Tom's physical appearance evolved significantly over the years. During the early 1940s, Tom had an excess of detail—shaggy fur, numerous facial wrinkles, and multiple eyebrow markings, all of which were streamlined into a more workable form by the end of the 1940s. In addition, he also looked like a more realistic cat early on; evolving from his quadrupedal beginnings Tom to become increasingly and almost exclusively bipedal. By contrast, Jerry's design remained essentially the same for the duration of the series. By the mid-1940s, the series had developed a quicker, more energetic and violent tone, due to the inspiration from the work of their colleague in the MGM cartoon studio, Tex Avery, who joined the studio in 1942.
Even though the theme of each short is virtually the same – cat chases mouse – Hanna and Barbera found endless variations on that theme. Barbera's storyboards and rough layouts and designs, combined with Hanna's timing, resulted in MGM's most popular and successful cartoon series. Thirteen entries in the Tom and Jerry series (including Puss Gets The Boot) were nominated for the Academy Award for Best Short Subject: Cartoons; seven of them went on to win the Academy Award, breaking the Disney studio's winning streak in that category. Tom and Jerry won more Academy Awards than any other character-based theatrical animated series.
Tom and Jerry remained popular throughout their original theatrical run, even when the budgets began to tighten in the 1950s and the pace of the shorts slowed slightly. However, after television became popular in the 1950s, box office revenues decreased for theatrical films, and short subjects. At first, MGM combated this by going to all-CinemaScope production on the series. After MGM realized that their re-releases of the older cartoons brought in just as much money as the new cartoons did, the studio executives decided, much to the surprise of the staff, to close the animation studio. The MGM cartoon studio was shut down in 1958, and the last of the 114 Hanna-Barbera Tom and Jerry shorts, Tot Watchers, was released on August 1, 1958. Hanna and Barbera established their own television animation studio, Hanna-Barbera Productions, in 1957, which went on to produce hit TV shows, such as The Flintstones, Yogi Bear, and Scooby-Doo .Gene Deitch era (1961–62)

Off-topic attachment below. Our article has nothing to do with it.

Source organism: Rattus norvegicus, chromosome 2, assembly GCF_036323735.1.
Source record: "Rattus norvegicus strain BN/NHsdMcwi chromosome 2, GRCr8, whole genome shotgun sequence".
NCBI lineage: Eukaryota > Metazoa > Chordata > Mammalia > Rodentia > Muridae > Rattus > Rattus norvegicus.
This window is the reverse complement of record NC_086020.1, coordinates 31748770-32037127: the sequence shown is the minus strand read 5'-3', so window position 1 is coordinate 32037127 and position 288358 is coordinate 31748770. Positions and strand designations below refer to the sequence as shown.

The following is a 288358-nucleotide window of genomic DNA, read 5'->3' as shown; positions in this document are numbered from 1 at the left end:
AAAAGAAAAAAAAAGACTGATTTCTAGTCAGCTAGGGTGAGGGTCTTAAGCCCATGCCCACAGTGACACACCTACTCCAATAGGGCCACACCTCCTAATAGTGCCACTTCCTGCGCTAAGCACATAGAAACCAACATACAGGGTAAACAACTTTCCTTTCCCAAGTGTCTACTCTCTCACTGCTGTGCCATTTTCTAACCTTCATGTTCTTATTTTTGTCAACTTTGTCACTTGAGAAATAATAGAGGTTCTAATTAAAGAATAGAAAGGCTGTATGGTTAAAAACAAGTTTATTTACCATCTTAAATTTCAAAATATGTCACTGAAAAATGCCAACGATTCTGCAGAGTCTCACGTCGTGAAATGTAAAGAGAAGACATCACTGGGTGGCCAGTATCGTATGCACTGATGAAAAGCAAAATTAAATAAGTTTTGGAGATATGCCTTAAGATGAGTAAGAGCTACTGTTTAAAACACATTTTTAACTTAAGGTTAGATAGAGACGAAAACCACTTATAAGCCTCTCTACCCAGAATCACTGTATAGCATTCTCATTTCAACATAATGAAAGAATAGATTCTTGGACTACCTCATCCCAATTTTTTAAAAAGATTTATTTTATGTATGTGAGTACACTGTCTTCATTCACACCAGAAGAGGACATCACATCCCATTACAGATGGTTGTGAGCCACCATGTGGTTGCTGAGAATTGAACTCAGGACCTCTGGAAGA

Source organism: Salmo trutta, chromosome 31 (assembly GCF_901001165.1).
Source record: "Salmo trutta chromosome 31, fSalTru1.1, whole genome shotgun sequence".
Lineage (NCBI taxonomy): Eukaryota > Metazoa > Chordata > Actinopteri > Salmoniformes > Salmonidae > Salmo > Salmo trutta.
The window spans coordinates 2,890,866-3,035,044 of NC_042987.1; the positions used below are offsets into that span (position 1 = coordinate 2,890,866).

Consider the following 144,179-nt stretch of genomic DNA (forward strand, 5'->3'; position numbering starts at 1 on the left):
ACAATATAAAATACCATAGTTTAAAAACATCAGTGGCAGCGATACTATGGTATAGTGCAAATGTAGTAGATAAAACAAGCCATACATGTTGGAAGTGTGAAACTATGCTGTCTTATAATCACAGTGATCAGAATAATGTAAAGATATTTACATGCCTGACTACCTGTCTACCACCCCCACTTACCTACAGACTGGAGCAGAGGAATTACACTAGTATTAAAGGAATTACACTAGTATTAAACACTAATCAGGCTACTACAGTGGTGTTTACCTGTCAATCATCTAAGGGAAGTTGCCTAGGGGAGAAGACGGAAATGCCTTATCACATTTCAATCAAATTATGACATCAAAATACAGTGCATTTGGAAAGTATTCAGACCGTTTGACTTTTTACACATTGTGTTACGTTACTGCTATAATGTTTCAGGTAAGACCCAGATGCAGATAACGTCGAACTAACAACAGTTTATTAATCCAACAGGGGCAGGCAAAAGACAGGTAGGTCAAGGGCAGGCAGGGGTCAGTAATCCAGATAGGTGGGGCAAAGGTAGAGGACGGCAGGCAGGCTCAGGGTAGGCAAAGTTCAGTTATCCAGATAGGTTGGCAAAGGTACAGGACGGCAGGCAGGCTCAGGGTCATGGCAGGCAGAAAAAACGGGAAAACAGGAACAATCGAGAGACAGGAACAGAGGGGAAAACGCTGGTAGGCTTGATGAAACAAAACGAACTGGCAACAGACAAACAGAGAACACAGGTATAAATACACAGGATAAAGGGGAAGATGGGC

In 1961, MGM revived the Tom and Jerry franchise, and contracted European animation studio Rembrandt Films to produce thirteen Tom and Jerry shorts in Prague, Czechoslovakia. All thirteen shorts were directed by Gene Deitch and produced by William L. Snyder. Deitch himself wrote most of the cartoons, with occasional assistance from Larz Bourne and Eli Bauer. Stěpan Koniček provided the musical score for the Deitch shorts. Sound effects were produced by Tod Dockstader. The majority of vocal effects and voices in Deitch's films were provided by Allen Swift.